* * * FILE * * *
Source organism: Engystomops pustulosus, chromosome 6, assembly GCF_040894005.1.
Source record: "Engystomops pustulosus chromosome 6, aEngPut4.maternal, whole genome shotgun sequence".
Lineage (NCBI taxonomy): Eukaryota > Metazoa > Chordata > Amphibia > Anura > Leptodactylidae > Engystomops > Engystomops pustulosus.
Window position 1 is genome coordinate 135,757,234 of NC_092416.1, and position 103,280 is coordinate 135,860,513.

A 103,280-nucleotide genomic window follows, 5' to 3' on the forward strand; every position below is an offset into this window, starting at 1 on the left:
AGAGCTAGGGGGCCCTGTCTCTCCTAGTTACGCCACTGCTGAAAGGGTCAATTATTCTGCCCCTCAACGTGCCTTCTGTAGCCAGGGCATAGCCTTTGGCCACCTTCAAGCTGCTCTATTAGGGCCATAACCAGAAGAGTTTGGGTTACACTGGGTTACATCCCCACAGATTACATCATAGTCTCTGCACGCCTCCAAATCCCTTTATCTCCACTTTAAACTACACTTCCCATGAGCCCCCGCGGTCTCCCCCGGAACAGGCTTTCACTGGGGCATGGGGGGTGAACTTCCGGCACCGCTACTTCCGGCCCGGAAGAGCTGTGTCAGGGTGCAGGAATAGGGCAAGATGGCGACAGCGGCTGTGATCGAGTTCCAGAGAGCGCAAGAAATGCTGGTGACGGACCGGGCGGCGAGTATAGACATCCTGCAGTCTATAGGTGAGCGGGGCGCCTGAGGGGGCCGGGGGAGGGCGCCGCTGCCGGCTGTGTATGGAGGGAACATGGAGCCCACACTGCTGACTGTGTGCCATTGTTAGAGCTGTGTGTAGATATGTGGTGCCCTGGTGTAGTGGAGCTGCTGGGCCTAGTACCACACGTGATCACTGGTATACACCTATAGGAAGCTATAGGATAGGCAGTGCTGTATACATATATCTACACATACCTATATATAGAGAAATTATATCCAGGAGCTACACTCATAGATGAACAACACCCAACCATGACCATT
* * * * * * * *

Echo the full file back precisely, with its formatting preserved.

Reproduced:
Source organism: Engystomops pustulosus, chromosome 6, assembly GCF_040894005.1.
Source record: "Engystomops pustulosus chromosome 6, aEngPut4.maternal, whole genome shotgun sequence".
Lineage (NCBI taxonomy): Eukaryota > Metazoa > Chordata > Amphibia > Anura > Leptodactylidae > Engystomops > Engystomops pustulosus.
Window position 1 is genome coordinate 135,757,234 of NC_092416.1, and position 103,280 is coordinate 135,860,513.

A 103,280-nucleotide genomic window follows, 5' to 3' on the forward strand; every position below is an offset into this window, starting at 1 on the left:
AGAGCTAGGGGGCCCTGTCTCTCCTAGTTACGCCACTGCTGAAAGGGTCAATTATTCTGCCCCTCAACGTGCCTTCTGTAGCCAGGGCATAGCCTTTGGCCACCTTCAAGCTGCTCTATTAGGGCCATAACCAGAAGAGTTTGGGTTACACTGGGTTACATCCCCACAGATTACATCATAGTCTCTGCACGCCTCCAAATCCCTTTATCTCCACTTTAAACTACACTTCCCATGAGCCCCCGCGGTCTCCCCCGGAACAGGCTTTCACTGGGGCATGGGGGGTGAACTTCCGGCACCGCTACTTCCGGCCCGGAAGAGCTGTGTCAGGGTGCAGGAATAGGGCAAGATGGCGACAGCGGCTGTGATCGAGTTCCAGAGAGCGCAAGAAATGCTGGTGACGGACCGGGCGGCGAGTATAGACATCCTGCAGTCTATAGGTGAGCGGGGCGCCTGAGGGGGCCGGGGGAGGGCGCCGCTGCCGGCTGTGTATGGAGGGAACATGGAGCCCACACTGCTGACTGTGTGCCATTGTTAGAGCTGTGTGTAGATATGTGGTGCCCTGGTGTAGTGGAGCTGCTGGGCCTAGTACCACACGTGATCACTGGTATACACCTATAGGAAGCTATAGGATAGGCAGTGCTGTATACATATATCTACACATACCTATATATAGAGAAATTATATCCAGGAGCTACACTCATAGATGAACAACACCCAACCATGACCATT